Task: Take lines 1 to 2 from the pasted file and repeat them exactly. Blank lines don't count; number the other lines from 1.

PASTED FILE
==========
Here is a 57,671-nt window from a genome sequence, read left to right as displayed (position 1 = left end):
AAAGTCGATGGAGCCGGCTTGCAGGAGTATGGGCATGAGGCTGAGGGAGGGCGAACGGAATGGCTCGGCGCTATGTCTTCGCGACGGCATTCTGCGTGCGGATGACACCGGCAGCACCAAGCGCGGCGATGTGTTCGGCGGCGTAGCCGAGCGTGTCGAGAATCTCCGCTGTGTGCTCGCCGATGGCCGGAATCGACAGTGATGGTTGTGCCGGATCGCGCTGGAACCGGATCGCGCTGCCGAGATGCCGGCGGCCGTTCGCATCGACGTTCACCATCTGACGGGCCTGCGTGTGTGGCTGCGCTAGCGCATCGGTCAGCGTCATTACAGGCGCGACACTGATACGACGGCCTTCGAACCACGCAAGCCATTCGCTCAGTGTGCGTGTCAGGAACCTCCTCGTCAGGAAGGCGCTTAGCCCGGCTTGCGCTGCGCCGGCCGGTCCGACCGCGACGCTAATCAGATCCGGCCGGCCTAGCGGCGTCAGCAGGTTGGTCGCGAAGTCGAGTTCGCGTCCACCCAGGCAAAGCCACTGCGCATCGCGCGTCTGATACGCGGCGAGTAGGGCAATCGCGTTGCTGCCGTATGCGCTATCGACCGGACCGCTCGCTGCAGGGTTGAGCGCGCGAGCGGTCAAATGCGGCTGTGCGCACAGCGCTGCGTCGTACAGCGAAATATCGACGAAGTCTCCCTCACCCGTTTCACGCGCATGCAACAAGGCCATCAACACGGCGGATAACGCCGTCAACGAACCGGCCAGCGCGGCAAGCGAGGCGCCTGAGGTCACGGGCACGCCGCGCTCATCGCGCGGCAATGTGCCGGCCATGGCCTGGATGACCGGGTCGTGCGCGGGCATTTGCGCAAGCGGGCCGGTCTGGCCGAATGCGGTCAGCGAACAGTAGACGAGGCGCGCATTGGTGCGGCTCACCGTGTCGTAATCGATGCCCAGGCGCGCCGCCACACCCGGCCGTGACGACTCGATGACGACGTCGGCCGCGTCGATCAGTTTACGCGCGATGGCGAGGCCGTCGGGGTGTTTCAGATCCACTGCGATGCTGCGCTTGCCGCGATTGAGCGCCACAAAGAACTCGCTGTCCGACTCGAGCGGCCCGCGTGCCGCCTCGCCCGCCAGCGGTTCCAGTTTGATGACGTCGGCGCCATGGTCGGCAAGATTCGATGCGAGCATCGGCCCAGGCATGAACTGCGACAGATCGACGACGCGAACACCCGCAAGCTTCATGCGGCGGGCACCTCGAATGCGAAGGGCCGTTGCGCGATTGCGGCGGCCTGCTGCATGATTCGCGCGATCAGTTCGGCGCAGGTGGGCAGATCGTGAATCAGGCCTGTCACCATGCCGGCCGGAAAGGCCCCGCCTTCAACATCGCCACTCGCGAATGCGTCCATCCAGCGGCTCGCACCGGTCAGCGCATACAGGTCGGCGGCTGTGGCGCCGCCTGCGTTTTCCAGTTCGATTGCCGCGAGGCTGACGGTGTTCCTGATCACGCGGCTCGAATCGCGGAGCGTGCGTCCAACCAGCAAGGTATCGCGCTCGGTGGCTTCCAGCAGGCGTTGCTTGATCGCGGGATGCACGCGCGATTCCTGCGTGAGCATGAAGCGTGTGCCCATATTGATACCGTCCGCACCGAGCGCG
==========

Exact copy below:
Here is a 57,671-nt window from a genome sequence, read left to right as displayed (position 1 = left end):
AAAGTCGATGGAGCCGGCTTGCAGGAGTATGGGCATGAGGCTGAGGGAGGGCGAACGGAATGGCTCGGCGCTATGTCTTCGCGACGGCATTCTGCGTGCGGATGACACCGGCAGCACCAAGCGCGGCGATGTGTTCGGCGGCGTAGCCGAGCGTGTCGAGAATCTCCGCTGTGTGCTCGCCGATGGCCGGAATCGACAGTGATGGTTGTGCCGGATCGCGCTGGAACCGGATCGCGCTGCCGAGATGCCGGCGGCCGTTCGCATCGACGTTCACCATCTGACGGGCCTGCGTGTGTGGCTGCGCTAGCGCATCGGTCAGCGTCATTACAGGCGCGACACTGATACGACGGCCTTCGAACCACGCAAGCCATTCGCTCAGTGTGCGTGTCAGGAACCTCCTCGTCAGGAAGGCGCTTAGCCCGGCTTGCGCTGCGCCGGCCGGTCCGACCGCGACGCTAATCAGATCCGGCCGGCCTAGCGGCGTCAGCAGGTTGGTCGCGAAGTCGAGTTCGCGTCCACCCAGGCAAAGCCACTGCGCATCGCGCGTCTGATACGCGGCGAGTAGGGCAATCGCGTTGCTGCCGTATGCGCTATCGACCGGACCGCTCGCTGCAGGGTTGAGCGCGCGAGCGGTCAAATGCGGCTGTGCGCACAGCGCTGCGTCGTACAGCGAAATATCGACGAAGTCTCCCTCACCCGTTTCACGCGCATGCAACAAGGCCATCAACACGGCGGATAACGCCGTCAACGAACCGGCCAGCGCGGCAAGCGAGGCGCCTGAGGTCACGGGCACGCCGCGCTCATCGCGCGGCAATGTGCCGGCCATGGCCTGGATGACCGGGTCGTGCGCGGGCATTTGCGCAAGCGGGCCGGTCTGGCCGAATGCGGTCAGCGAACAGTAGACGAGGCGCGCATTGGTGCGGCTCACCGTGTCGTAATCGATGCCCAGGCGCGCCGCCACACCCGGCCGTGACGACTCGATGACGACGTCGGCCGCGTCGATCAGTTTACGCGCGATGGCGAGGCCGTCGGGGTGTTTCAGATCCACTGCGATGCTGCGCTTGCCGCGATTGAGCGCCACAAAGAACTCGCTGTCCGACTCGAGCGGCCCGCGTGCCGCCTCGCCCGCCAGCGGTTCCAGTTTGATGACGTCGGCGCCATGGTCGGCAAGATTCGATGCGAGCATCGGCCCAGGCATGAACTGCGACAGATCGACGACGCGAACACCCGCAAGCTTCATGCGGCGGGCACCTCGAATGCGAAGGGCCGTTGCGCGATTGCGGCGGCCTGCTGCATGATTCGCGCGATCAGTTCGGCGCAGGTGGGCAGATCGTGAATCAGGCCTGTCACCATGCCGGCCGGAAAGGCCCCGCCTTCAACATCGCCACTCGCGAATGCGTCCATCCAGCGGCTCGCACCGGTCAGCGCATACAGGTCGGCGGCTGTGGCGCCGCCTGCGTTTTCCAGTTCGATTGCCGCGAGGCTGACGGTGTTCCTGATCACGCGGCTCGAATCGCGGAGCGTGCGTCCAACCAGCAAGGTATCGCGCTCGGTGGCTTCCAGCAGGCGTTGCTTGATCGCGGGATGCACGCGCGATTCCTGCGTGAGCATGAAGCGTGTGCCCATATTGATACCGTCCGCACCGAGCGCG